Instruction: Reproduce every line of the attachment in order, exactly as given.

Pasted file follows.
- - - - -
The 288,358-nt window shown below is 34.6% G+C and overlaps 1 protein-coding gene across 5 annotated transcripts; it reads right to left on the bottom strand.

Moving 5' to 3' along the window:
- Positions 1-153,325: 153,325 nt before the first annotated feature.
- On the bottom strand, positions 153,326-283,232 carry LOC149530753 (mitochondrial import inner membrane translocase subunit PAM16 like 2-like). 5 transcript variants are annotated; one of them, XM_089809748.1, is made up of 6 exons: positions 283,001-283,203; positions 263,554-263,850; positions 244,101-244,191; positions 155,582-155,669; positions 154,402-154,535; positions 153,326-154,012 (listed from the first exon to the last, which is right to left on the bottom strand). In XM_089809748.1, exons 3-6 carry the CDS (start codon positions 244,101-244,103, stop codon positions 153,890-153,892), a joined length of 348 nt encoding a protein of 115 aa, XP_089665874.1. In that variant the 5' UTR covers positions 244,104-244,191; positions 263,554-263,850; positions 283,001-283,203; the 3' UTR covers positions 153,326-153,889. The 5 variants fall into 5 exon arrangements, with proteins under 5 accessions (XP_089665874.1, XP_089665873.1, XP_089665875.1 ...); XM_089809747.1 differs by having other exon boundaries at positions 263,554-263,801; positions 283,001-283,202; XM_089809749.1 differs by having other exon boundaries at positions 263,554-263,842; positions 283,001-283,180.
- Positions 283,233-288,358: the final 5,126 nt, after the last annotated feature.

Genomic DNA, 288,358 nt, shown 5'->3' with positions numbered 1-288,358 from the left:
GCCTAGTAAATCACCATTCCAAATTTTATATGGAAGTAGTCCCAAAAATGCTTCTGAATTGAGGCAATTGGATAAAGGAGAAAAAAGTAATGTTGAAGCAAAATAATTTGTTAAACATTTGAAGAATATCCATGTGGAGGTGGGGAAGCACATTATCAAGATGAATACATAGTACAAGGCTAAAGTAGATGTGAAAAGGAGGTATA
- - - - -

The 288,358-nt window shown below is 34.6% G+C and overlaps 1 protein-coding gene across 5 annotated transcripts; it reads right to left on the bottom strand.

Moving 5' to 3' along the window:
- Positions 1-153,325: 153,325 nt before the first annotated feature.
- On the bottom strand, positions 153,326-283,232 carry LOC149530753 (mitochondrial import inner membrane translocase subunit PAM16 like 2-like). 5 transcript variants are annotated; one of them, XM_089809748.1, is made up of 6 exons: positions 283,001-283,203; positions 263,554-263,850; positions 244,101-244,191; positions 155,582-155,669; positions 154,402-154,535; positions 153,326-154,012 (listed from the first exon to the last, which is right to left on the bottom strand). In XM_089809748.1, exons 3-6 carry the CDS (start codon positions 244,101-244,103, stop codon positions 153,890-153,892), a joined length of 348 nt encoding a protein of 115 aa, XP_089665874.1. In that variant the 5' UTR covers positions 244,104-244,191; positions 263,554-263,850; positions 283,001-283,203; the 3' UTR covers positions 153,326-153,889. The 5 variants fall into 5 exon arrangements, with proteins under 5 accessions (XP_089665874.1, XP_089665873.1, XP_089665875.1 ...); XM_089809747.1 differs by having other exon boundaries at positions 263,554-263,801; positions 283,001-283,202; XM_089809749.1 differs by having other exon boundaries at positions 263,554-263,842; positions 283,001-283,180.
- Positions 283,233-288,358: the final 5,126 nt, after the last annotated feature.

Genomic DNA, 288,358 nt, shown 5'->3' with positions numbered 1-288,358 from the left:
GCCTAGTAAATCACCATTCCAAATTTTATATGGAAGTAGTCCCAAAAATGCTTCTGAATTGAGGCAATTGGATAAAGGAGAAAAAAGTAATGTTGAAGCAAAATAATTTGTTAAACATTTGAAGAATATCCATGTGGAGGTGGGGAAGCACATTATCAAGATGAATACATAGTACAAGGCTAAAGTAGATGTGAAAAGGAGGTATA